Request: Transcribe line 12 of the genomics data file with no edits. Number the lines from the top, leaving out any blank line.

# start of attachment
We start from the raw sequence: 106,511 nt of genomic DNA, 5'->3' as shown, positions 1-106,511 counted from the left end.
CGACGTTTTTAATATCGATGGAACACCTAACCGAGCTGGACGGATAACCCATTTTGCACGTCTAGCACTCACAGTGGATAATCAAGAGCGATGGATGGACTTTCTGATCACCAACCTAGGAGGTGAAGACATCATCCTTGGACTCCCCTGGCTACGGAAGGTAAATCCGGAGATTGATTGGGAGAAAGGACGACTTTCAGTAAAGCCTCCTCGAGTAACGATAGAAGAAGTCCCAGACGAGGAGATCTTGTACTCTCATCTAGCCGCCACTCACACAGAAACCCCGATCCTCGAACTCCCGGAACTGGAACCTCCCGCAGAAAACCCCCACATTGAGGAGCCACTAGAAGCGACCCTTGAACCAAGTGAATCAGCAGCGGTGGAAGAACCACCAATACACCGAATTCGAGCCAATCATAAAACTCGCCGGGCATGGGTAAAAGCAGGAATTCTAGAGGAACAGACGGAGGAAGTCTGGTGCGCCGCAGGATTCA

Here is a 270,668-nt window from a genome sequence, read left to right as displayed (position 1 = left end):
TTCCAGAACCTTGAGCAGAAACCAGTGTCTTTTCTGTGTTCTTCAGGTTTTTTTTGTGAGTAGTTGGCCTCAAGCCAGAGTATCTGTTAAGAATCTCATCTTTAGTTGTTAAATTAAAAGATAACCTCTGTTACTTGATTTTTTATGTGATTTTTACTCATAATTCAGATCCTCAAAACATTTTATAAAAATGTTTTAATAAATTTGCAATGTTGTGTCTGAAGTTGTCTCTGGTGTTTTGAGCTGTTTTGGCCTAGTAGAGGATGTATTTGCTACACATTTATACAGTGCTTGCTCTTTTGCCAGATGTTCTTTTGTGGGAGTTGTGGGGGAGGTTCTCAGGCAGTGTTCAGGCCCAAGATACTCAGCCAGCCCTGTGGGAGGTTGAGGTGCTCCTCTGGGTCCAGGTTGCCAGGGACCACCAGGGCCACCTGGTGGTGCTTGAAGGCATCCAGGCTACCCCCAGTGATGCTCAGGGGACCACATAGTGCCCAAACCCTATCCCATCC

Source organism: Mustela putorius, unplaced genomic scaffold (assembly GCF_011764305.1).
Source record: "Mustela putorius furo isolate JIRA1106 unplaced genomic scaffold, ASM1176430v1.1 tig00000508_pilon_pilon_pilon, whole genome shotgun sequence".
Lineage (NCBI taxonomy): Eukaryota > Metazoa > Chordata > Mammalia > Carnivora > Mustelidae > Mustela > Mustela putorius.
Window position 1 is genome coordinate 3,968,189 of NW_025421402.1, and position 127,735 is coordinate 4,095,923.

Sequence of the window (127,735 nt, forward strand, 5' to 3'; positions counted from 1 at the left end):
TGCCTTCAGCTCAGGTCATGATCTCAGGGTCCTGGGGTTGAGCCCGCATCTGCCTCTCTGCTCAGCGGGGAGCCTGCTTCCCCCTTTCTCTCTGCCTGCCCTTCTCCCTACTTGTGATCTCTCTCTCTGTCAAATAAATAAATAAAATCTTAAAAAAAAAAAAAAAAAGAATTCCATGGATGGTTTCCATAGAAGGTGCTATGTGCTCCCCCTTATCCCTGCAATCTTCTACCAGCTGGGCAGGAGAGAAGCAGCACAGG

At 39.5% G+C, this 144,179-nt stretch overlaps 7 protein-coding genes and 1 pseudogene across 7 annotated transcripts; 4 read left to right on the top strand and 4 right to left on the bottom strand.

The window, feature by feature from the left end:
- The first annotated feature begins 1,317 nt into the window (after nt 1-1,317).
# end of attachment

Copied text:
The window, feature by feature from the left end: